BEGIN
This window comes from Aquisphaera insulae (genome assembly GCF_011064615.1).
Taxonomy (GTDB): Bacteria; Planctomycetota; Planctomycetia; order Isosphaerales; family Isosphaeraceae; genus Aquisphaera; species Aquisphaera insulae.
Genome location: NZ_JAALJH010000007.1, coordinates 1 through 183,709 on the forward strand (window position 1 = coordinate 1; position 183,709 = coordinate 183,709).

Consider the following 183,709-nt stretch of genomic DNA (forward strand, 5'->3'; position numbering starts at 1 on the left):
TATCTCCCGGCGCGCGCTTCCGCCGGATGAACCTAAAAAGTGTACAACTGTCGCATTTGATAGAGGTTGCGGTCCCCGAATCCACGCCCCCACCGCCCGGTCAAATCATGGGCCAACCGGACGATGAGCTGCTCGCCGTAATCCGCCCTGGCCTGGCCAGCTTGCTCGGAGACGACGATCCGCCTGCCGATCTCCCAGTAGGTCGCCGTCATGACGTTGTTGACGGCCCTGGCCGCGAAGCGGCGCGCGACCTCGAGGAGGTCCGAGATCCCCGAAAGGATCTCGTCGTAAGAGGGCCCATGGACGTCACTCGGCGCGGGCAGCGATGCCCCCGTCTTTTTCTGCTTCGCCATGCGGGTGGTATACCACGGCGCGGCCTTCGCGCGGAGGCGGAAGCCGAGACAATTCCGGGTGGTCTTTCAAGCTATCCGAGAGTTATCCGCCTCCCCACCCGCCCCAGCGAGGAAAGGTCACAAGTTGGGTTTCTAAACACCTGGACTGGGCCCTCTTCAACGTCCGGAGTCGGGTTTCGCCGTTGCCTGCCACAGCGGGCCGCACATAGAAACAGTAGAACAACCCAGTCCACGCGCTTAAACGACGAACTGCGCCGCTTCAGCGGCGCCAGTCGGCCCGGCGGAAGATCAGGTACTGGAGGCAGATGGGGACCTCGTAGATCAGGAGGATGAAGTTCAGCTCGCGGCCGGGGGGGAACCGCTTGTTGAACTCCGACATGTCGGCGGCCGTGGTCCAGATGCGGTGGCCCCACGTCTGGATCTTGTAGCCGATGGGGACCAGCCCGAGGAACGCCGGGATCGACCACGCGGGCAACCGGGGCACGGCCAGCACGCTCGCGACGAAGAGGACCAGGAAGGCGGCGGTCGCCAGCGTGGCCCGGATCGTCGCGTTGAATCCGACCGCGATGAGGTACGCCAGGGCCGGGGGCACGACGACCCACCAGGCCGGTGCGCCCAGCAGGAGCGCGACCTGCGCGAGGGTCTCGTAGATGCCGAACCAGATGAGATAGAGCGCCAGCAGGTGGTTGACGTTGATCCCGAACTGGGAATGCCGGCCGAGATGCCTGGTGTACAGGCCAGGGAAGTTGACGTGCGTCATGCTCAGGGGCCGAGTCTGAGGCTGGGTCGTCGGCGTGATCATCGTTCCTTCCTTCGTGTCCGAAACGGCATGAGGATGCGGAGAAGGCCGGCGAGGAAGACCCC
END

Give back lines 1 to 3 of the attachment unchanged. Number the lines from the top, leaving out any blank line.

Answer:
This window comes from Aquisphaera insulae (genome assembly GCF_011064615.1).
Taxonomy (GTDB): Bacteria; Planctomycetota; Planctomycetia; order Isosphaerales; family Isosphaeraceae; genus Aquisphaera; species Aquisphaera insulae.
Genome location: NZ_JAALJH010000007.1, coordinates 1 through 183,709 on the forward strand (window position 1 = coordinate 1; position 183,709 = coordinate 183,709).